The determination of MICs of the extracts was conducted following agar dilution technique, using [10.sup.4] CFU /spot as the inoculum and the concentrations of the extracts used were 512, 256, 128, 64 and 32 [micro]g/ml; the other details are described elsewhere. (2) Bacterial killing studies were conducted for the S. aureus TSB3 strain that had MIC 256 [micro]g/ml for each of the extracts CMN, CLV and CIN, in MHB with an initial inoculum of approximately 5 x [10.sup.5] CFU/ml, following the earlier published protocol. (2) In this method, viable cell counts were determined at 0, 3, 6 and 24 hrs, in the presence of each of the extracts at concentration of 256 [micro]g/ml (1 x MIC). To determine the effect of varied concentrations of the extracts (25-300 [micro]g/ml) on bacterial density (CFU/ml), the bacterial suspension (5 x [10.sup.5] CFU/ml) in MHB was incubated for 24 hrs at 35[degrees]C. The [greater than or equal to] 3 [log.sub.10] decrease in the inoculum after 24 hrs of incubation was considered as the bactericidal activity. (12)

The [chi square]-test was employed to compare the antibacterial activities of CIN, CLV and CMN, based on the bacterial growth (in terms of CFU/ml) at different concentrations and at different time intervals. A p value of <0.05 was considered significant.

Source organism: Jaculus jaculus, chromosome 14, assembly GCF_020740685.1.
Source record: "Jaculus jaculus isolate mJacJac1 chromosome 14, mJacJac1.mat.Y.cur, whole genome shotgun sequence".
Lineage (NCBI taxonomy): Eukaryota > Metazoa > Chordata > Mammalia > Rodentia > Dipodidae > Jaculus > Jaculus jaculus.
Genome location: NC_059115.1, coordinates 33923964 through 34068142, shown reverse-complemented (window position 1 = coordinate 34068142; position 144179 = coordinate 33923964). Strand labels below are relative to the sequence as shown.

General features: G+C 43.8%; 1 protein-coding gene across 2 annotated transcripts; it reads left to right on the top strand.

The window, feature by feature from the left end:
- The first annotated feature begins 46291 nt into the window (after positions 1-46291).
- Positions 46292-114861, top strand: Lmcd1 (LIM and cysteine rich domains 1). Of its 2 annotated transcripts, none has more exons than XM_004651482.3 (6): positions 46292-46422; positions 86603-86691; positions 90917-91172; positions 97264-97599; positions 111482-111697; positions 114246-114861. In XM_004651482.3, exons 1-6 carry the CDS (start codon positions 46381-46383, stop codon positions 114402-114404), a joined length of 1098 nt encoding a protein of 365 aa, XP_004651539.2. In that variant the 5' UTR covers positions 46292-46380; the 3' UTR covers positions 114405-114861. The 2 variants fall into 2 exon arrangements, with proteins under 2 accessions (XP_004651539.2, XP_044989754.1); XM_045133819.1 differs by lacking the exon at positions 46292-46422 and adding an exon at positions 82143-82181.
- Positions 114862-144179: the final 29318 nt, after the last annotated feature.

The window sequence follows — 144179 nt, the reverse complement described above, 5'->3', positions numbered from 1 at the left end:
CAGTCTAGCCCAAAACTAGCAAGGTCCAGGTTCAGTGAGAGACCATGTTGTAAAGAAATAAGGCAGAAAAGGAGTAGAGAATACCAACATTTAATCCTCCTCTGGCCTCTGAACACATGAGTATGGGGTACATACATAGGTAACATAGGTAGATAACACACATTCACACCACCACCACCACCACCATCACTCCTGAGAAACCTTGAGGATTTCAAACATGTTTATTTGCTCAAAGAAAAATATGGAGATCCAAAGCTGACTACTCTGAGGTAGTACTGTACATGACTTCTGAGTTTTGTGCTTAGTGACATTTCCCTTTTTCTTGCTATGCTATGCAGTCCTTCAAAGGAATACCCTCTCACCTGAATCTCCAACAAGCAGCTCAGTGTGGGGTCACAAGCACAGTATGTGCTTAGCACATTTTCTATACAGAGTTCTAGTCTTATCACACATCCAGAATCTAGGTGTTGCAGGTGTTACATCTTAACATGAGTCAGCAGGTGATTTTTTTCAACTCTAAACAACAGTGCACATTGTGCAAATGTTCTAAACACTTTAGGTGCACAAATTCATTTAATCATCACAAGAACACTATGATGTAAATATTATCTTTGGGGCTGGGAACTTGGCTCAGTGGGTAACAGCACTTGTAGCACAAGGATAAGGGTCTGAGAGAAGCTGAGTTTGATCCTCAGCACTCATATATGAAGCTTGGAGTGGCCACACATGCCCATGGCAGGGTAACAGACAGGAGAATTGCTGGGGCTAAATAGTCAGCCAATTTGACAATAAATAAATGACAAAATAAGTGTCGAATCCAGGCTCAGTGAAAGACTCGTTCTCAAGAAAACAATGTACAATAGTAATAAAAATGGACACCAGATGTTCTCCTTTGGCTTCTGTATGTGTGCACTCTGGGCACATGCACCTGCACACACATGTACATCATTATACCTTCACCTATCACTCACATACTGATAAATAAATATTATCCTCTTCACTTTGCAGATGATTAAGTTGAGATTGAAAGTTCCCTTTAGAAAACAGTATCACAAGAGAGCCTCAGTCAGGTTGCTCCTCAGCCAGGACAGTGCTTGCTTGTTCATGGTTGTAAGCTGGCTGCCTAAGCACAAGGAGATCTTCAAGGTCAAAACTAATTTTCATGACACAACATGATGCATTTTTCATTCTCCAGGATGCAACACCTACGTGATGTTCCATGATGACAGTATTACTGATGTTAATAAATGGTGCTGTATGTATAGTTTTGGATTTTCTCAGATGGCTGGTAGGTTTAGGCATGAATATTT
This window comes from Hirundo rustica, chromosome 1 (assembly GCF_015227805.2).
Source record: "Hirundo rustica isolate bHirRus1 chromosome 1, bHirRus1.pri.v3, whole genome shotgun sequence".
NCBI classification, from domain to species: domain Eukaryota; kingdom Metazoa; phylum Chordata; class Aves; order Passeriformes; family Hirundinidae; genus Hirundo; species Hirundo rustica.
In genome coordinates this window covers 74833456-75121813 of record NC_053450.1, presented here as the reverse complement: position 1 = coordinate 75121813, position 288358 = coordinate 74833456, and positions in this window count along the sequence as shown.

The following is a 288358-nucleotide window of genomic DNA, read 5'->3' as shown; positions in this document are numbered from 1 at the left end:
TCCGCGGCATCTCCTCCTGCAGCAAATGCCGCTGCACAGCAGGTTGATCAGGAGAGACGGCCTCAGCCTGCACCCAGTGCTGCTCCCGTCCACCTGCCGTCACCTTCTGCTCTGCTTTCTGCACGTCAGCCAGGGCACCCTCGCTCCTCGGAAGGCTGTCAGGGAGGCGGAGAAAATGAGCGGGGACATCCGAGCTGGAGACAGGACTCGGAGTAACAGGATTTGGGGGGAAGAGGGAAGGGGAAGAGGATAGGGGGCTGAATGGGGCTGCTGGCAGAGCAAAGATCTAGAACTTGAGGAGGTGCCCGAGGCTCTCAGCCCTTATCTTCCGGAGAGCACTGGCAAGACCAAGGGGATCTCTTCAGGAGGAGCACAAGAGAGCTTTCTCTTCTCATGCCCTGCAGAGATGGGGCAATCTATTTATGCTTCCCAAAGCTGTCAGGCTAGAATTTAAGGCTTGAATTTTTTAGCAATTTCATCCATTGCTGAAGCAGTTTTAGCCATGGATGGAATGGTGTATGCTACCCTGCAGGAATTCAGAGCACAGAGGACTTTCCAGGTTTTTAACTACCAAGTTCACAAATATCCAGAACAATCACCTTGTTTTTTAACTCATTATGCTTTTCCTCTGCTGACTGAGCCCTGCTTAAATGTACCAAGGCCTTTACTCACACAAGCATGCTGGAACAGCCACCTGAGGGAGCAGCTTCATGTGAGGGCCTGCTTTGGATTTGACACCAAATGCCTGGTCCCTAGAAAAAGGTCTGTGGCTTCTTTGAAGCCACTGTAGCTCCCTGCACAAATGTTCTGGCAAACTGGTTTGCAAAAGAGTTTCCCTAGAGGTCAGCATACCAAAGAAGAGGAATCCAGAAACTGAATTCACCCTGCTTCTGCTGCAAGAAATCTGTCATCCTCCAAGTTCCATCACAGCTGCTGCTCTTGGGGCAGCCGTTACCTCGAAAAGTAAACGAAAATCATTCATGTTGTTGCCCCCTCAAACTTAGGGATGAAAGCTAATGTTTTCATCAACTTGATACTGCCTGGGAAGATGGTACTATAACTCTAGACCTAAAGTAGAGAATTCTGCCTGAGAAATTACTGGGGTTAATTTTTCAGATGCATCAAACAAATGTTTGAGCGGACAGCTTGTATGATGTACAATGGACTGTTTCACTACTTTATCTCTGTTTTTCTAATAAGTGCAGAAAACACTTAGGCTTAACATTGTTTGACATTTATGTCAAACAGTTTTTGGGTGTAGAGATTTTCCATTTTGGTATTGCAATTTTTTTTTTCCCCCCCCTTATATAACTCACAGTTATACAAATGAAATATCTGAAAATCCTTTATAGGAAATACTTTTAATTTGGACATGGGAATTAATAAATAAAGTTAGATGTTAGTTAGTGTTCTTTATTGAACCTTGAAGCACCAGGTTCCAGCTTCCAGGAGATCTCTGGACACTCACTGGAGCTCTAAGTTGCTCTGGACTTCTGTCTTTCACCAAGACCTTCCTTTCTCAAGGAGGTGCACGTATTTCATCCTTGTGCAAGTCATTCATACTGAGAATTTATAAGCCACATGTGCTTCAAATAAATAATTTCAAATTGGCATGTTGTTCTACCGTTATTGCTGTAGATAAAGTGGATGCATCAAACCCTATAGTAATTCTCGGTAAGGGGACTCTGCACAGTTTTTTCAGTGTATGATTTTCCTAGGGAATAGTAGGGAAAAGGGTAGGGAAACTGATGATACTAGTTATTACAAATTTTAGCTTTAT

The agar dilution test results are represented in Fig. 1. All the S. aureus isolates were found to be sensitive to the crude ethanolic extracts of the three spices tested. The isolates had ZDI 22-27 mm, 19-23 mm and 9-15 mm against CIN, CLV and CMN, respectively.


The MICs of CIN, CLV and CMN for the 12 S. aureus isolates (Fig. 2) ranged as follows; 64-256, 64-512 and 128-512 [micro]g/ml, respectively. Most of the isolates; 8 (66.67%) and 9 (75%) had CIN and CMN MICs 256 fig/ml and 512 [micro]g/ml, respectively, while 9 (75%) showed CLV MICs in between 256 [micro]g/ml and 512 [micro]g/ml. Moreover, 3 (25%) and 2 (16.67%) isolates had MIC of 64 [micro]g/ml, respectively to CIN and CLV.